During the actual joust, it's a bunch of standing around until it's your turn, and then it's a huge adrenaline rush to get your runs in. Some of the better-trained jousting horses will stand at the entrance to the lane until their rider cues them to go, but Saga hasn't learned that trick yet - AT ALL. In fact, he's pretty much of a brat right before the run, so I lead him up to the lane, get him more or less straight, and then let go when the other rider is ready. I think the lane reminds him of a track start box, because he takes off like a shot. I've been working on him to do a nice collected canter down the lane, but it's a different story when you're riding one-handed in full armor holding a lance in a competition than when you're at home. Fortunately, the hubby is pretty game to ride whatever Saga gives him, and he's got quick reflexes!

Because I was heading Saga for the entire weekend, I don't have any pictures or videos of any of the runs. There are some professional shots, but I won't be able to post those until they're all in and we've purchased the ones we like. But... be patient, and I'll get them eventually.

The hubby had three passes on Friday, six on Saturday, and fifteen on Sunday. Saga was so-so on Friday, pretty good on Saturday, and then really good for twelve of his fifteen passes on Sunday. The last three passes, however, were sort of a train wreck - by that point he was just really done. Oh well - everyone stayed on and nobody got hurt, so it was all good.

The high point of the weekend for the hubby, however, was the mounted combat Saturday morning. There was a melee of 38 riders - the biggest in hundreds of years - all trying to bash each other with padded foam swords. And when I say "padded swords," what I mean is 1 inch diameter sticks made of rattan (a type of bamboo), covered in high-density molded foam. These things are heavy, weighted like real swords, and they pack a wallop in the right hands. My hubby has been doing ground combat with similar weapons for over 25 years, so he's pretty good at it. Put him on Reddums the Feerless Attack War Pony, and they make a pretty good pair.

The key in the mounted combat is to have a quick, maneuverable horse that isn't afraid of others. Red's small size and nimbleness means that he can almost dance around the big draft horses while hubby clobbers their riders. He can zip in, deliver a hit, and be gone super-quick. And the fact that Reddums is Head Pasture Boss means that he will cheerfully mow down a horse that's three hands higher than him, ears pinned to show them who's boss. You can practically see the little bubble above his head that says, "GET 'EM, Dad, GET 'EM!!!!" as he zooms from horse to horse.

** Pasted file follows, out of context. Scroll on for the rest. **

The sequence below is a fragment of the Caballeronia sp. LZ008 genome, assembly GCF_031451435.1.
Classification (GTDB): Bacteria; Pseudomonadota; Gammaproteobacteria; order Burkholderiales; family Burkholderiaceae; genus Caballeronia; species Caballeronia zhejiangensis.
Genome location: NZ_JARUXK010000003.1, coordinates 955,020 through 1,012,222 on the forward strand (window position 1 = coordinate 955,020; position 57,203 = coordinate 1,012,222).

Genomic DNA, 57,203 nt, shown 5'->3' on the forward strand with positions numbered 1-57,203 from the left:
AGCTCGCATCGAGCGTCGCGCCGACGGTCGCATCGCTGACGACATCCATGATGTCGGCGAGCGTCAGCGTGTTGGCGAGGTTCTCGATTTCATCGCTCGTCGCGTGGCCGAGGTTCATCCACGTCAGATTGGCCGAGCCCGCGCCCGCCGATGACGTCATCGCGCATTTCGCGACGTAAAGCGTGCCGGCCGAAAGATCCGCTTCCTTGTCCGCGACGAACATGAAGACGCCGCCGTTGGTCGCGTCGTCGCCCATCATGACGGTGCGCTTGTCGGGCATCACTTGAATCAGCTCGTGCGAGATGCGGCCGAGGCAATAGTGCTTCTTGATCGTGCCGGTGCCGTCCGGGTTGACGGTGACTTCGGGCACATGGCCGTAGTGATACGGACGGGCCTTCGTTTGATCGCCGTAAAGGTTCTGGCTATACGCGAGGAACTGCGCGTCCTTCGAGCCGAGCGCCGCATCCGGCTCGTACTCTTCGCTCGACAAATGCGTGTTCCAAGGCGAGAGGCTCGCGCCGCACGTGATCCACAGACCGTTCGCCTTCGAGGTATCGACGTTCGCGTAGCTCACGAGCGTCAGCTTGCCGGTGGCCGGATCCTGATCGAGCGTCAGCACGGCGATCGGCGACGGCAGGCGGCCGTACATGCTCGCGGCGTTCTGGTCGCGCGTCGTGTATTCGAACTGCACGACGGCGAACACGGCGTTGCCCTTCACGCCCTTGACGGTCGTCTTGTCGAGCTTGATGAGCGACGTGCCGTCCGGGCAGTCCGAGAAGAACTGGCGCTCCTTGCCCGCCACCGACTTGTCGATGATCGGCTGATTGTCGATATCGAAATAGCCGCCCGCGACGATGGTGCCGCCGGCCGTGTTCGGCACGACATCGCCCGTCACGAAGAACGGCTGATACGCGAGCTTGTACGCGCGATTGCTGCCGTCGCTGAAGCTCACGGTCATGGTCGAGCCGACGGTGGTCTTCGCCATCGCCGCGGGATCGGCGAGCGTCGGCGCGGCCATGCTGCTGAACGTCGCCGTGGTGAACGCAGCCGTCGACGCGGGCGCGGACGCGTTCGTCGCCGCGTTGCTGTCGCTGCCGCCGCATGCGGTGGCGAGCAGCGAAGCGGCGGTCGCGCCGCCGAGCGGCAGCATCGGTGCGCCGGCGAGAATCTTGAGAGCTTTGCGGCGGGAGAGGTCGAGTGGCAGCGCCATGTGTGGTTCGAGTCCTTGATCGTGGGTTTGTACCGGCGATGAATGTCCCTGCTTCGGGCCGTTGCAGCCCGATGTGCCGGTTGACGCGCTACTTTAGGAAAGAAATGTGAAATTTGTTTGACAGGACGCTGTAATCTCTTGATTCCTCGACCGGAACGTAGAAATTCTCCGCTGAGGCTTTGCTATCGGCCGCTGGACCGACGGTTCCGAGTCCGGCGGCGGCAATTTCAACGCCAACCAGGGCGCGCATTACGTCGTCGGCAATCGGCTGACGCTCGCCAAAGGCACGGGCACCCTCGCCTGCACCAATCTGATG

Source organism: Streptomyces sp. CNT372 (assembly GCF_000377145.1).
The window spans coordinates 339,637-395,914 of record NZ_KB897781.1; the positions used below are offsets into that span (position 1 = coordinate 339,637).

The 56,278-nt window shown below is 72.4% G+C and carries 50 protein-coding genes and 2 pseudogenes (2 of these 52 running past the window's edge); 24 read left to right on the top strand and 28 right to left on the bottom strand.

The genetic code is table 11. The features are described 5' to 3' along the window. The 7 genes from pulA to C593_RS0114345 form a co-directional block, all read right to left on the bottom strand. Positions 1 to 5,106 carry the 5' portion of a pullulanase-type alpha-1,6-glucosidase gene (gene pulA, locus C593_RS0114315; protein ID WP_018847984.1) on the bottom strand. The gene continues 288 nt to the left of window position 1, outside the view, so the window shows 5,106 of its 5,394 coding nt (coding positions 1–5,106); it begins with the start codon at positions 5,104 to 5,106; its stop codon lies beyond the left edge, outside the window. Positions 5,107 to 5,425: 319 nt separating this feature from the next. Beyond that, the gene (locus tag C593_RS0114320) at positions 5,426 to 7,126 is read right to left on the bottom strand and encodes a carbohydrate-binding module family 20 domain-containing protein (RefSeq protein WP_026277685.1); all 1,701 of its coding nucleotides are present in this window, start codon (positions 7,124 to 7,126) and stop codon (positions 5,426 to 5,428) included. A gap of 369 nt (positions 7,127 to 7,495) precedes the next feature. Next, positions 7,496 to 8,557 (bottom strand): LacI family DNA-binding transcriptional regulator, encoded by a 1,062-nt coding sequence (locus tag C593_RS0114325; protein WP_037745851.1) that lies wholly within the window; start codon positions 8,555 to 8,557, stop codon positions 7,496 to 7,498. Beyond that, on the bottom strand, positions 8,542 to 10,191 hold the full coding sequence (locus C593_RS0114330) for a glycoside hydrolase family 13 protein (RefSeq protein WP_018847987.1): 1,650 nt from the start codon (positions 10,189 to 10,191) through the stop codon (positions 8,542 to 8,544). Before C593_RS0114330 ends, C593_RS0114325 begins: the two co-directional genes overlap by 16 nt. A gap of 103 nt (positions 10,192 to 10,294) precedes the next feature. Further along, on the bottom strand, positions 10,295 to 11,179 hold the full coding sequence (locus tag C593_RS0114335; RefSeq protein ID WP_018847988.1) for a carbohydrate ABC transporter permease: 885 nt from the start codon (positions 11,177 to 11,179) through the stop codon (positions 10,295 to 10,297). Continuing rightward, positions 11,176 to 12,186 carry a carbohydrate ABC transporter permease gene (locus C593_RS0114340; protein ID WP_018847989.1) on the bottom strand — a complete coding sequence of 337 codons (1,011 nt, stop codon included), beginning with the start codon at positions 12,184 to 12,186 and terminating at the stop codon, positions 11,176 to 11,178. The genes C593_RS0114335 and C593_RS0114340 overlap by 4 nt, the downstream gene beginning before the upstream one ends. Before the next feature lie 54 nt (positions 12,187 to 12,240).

Reddums takes on a 17+hh Belgian and wins! Photo courtesy of AzulOx photography.

And in this particular melee, they were unbeatable! Reddums was the last one standing after about ten minutes of hard combat. Cash did pretty well too, since he's super-maneuverable, but he's not as willing to engage as Red and his rider doesn't have as much combat experience.

Final tally - third of the Texas Division for skill-at-arms, first in the Texas Division and Overall for Mounted Combat.

More pictures as I get them. For now, it's good to be home with nothing planned on the horizon. Well, except for possibly a dressage show on the 27th, and a joust practice June 9th... and kiddo #2's high school graduation in between!

Tuesday, May 15, 2012

T-minus... er, where was I again?

I think I left off last Thursday, when we were still one day out from the start of the tournament. Whew, it's been a long couple of days, with no Internet access and not enough sleep for anyone. It was fun, but I'm pretty glad it's over.

Thursday night was another official jousting practice. Hubby was not riding, as he had done a practice earlier in the day. I headed out to help after work, but didn't get a lot of pictures. Red was the demo pony for the final mounted combat class, and ended up spending most of his time pretending to be a couch while other riders rode past and practiced their maneuvers against his rider.

Afterwards, Red tried to further his couch-potato-ness by eating our dinners. 

After dinner, we helped with the jousting practice, handling lances, holding ponies, and providing water to the jousters. It really does take an army of ground crew to make a joust work!